Muscle contraction The action potential movies through the fibres by travelling through T — tubules that branch through the sarcoplasm The action potential moves through the tubules until it reach the sarcoplasmic reticulum The action potential opens calcium ions in the sarcoplasmic reticulum Calcium ions diffuse out into the muscle Calcium ions cause tropomyosin to change shape and so that the binding sites on the actin filament are exposed An ADP molecule that is attached to the myosin heads allows it to form a cross bridge with actin by binding with the receptor site Once the cross bridge is formed, the myosin head changes shape and slides the actin across.
The myosin head now has a new ADP molecule that will allow it to bind with a new receptor site somewhere along the actin filament Muscle relaxation When the muscle is not being stimulated, the sarcoplasmic reticulum actively transport calcium ions back into it The lack of calcium ions means that tropomyosin can establish its original position, covering the myosin head binding sites Energy supply Energy is needed for the movement of myosin heads and the active transport of calcium ions ATP often needs to be generated anaerobically.
Maintaining the volume, chemical make up and other factors of blood and tissue fluid within restricted limits There are continuous fluctuations; however, they occur around a set point Homeostasis is the ability to return to that set point thus maintaining equilibrium The importance of homeostasis.
Enzymes and other proteins are sensitive to changes in pH and temperature Water potential of blood and tissue fluid should be kept constant to ensure cells do not burst or shrink due to a net movement of water osmosis Maintaining a constant blood glucose concentration ensures that the water potential of the blood remains the same Independence of the external environment — a wider geographical range and therefore a greater chance of finding food shelter, etc Mammals — homeostasis allows them to tolerate a wide range of conditions Control mechanisms The set point is monitored by: Controller — brain analyses and records information from a number of different sources and decides on the best course of action 3.
Effector — brings about the change to return to set point 4. Feedback loop — informing the receptor of the changes in the system brought about by the effector Section Can sometimes change colour to alter heat that is radiated Regulation of body temperature in Endotherms Most heat gained through internal metabolic activities.
Temperature range — 35 — 44 oC — Compromise between higher temperature where enzymes work more rapidly and the amount of energy needed hence food to maintain that temperature Conserving and gaining heat in response to a cold environment Long term adaptations: V ration Therefore mammals and birds in cold environments are relatively large Smaller extremities e. Behavioural mechanisms — bathing in the sun Decreased sweating.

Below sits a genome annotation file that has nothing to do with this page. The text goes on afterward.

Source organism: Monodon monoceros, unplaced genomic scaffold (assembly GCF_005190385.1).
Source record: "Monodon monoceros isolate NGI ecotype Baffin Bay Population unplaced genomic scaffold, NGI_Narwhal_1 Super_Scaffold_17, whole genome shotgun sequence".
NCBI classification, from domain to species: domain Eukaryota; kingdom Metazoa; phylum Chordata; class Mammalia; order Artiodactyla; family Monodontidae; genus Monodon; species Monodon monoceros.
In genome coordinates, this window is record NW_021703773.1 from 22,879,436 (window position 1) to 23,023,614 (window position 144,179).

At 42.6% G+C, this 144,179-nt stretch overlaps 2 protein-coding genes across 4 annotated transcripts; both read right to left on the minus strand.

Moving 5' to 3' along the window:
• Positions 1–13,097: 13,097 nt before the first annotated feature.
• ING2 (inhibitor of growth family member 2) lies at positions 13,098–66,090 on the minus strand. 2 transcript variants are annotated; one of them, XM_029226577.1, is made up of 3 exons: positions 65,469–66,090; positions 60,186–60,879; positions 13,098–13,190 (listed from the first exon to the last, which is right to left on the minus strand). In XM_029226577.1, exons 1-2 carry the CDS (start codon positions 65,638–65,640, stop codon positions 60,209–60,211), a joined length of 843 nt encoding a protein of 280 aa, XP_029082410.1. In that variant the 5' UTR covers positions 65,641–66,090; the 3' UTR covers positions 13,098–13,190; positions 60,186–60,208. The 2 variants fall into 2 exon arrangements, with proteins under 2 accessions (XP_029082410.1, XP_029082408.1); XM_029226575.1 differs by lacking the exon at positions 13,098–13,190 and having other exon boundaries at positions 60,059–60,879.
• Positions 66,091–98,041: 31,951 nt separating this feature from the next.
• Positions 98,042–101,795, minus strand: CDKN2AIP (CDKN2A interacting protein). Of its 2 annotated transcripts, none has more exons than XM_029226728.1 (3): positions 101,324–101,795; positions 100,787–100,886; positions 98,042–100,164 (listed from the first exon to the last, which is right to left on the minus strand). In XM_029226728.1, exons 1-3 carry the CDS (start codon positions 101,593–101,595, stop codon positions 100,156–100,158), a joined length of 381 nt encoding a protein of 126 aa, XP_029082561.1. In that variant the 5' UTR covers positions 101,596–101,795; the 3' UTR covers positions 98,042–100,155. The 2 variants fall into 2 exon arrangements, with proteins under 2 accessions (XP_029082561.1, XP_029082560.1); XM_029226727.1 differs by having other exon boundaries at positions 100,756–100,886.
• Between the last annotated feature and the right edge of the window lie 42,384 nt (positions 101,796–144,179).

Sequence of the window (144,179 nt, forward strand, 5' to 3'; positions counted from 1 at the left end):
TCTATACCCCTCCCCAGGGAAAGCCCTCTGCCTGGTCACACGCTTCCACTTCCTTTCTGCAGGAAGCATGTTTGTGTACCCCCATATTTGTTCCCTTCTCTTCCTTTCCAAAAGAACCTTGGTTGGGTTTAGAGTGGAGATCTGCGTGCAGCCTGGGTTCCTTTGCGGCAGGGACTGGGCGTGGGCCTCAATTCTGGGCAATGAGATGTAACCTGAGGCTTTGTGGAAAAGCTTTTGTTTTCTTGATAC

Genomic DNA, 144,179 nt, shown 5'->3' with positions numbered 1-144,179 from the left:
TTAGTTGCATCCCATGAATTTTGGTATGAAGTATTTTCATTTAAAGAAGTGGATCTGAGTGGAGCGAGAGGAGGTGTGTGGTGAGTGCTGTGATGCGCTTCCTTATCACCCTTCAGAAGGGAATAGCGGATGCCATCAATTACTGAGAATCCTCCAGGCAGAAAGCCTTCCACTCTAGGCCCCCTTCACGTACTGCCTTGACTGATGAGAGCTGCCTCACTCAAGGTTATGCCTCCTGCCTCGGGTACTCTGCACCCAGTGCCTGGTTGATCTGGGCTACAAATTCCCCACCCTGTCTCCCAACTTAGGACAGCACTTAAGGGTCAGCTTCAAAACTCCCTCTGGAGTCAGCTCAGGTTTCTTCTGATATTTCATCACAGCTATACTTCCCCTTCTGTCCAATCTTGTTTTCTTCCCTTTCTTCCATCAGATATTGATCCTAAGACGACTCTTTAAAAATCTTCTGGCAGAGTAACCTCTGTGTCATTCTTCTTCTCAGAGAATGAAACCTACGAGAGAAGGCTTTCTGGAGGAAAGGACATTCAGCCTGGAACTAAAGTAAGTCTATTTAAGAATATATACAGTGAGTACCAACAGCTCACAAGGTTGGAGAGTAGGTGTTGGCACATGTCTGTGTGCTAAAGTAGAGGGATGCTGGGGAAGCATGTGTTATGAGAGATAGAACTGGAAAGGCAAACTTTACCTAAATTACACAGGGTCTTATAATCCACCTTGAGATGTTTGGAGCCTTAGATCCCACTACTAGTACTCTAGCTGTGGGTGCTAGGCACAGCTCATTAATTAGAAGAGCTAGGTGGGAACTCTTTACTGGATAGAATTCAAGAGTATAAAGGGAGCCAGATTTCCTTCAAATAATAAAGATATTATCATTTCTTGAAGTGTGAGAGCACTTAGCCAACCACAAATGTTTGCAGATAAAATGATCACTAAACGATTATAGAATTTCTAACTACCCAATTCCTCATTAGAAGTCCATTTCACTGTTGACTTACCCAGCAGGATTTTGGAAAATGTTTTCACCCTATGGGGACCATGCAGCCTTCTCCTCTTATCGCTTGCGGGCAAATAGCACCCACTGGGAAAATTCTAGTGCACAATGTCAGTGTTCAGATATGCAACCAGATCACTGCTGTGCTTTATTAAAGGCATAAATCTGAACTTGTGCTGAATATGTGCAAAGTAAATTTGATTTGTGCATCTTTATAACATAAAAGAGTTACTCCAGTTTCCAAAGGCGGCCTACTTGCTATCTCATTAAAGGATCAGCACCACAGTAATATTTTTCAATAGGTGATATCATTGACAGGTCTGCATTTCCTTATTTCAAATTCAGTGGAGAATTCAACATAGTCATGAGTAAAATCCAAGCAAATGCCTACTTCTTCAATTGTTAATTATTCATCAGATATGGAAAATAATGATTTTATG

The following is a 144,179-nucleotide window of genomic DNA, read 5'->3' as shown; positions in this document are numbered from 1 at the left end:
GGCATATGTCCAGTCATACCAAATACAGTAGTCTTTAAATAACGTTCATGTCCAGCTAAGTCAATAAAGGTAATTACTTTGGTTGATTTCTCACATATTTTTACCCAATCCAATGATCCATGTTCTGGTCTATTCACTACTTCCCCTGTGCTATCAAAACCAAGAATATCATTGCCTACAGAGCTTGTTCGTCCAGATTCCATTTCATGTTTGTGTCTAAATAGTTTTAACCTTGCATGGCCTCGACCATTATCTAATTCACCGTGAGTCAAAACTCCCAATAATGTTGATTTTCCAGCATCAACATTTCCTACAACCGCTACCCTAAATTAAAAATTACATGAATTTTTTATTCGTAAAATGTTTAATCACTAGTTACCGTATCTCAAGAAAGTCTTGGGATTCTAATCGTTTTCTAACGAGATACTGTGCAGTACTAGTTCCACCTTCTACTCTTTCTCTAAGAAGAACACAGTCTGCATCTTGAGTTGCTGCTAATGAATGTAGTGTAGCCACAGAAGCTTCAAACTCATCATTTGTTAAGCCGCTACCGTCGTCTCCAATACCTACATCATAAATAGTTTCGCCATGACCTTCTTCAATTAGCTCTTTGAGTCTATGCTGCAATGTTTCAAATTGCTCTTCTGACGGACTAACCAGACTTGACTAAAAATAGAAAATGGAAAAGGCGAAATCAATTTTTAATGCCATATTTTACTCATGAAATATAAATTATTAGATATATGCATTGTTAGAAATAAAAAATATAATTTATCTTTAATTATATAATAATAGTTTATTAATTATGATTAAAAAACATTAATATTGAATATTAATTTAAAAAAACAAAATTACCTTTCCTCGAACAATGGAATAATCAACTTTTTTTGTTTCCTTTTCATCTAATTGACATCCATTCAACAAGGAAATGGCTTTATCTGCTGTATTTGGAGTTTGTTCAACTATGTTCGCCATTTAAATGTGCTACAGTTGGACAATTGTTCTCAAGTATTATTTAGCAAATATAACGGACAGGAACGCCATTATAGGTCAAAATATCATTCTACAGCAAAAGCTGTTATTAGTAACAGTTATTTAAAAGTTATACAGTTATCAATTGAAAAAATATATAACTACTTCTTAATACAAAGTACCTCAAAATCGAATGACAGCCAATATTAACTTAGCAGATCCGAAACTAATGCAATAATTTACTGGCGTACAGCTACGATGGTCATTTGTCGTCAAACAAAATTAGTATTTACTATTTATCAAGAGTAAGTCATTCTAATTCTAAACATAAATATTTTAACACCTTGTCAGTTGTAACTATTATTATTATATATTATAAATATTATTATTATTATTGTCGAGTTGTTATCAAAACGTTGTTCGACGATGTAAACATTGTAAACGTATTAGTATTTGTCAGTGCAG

Loss of heat in response to a warm environment Long term adaptations: V ratio so smaller animals are found in warmer climates Larger extremities Light coloured fur to reflect heat Vasodilation — Arterioles increase in diameter, more blood reaches capillaries, more heat is therefore radiated away Increased sweating — Heat energy is required to evaporate sweat water.
Energy for this comes from the body. Therefore, removes heat energy to evaporate water Lower body hair — Hair erector muscles relax. Hairs flatten, reduces the insulating layer of air, so more heat can be lost to the environment Behavioural mechanisms — seeking shade, burrows, etc Control of body temperature.
Mechanisms to control body temperature are coordinated by the hypothalamus in the brain The hypothalamus has a thermoregulatory centre divided into two parts: A heat gain centre which is activated by a fall in body temperature And a heat loss centre which is activated by an increase in temperature The hypothalamus measures the temperature of blood passing through it Thermoreceptors in the skin also measure the temperature Impulses sent to the hypothalamus are sent via the autonomic nervous system The core temperature in the blood is more important that the temperature stimulating skin Thermoreceptors Section The target cells have complementary receptors on the cell surface membrane Hormones are affective in small quantities set have widespread and long-lasting affects Some hormones work via the secondary messenger model: The hormone the first messenger binds to receptors on the cell surface membrane, forming a hormone-receptor complex 2.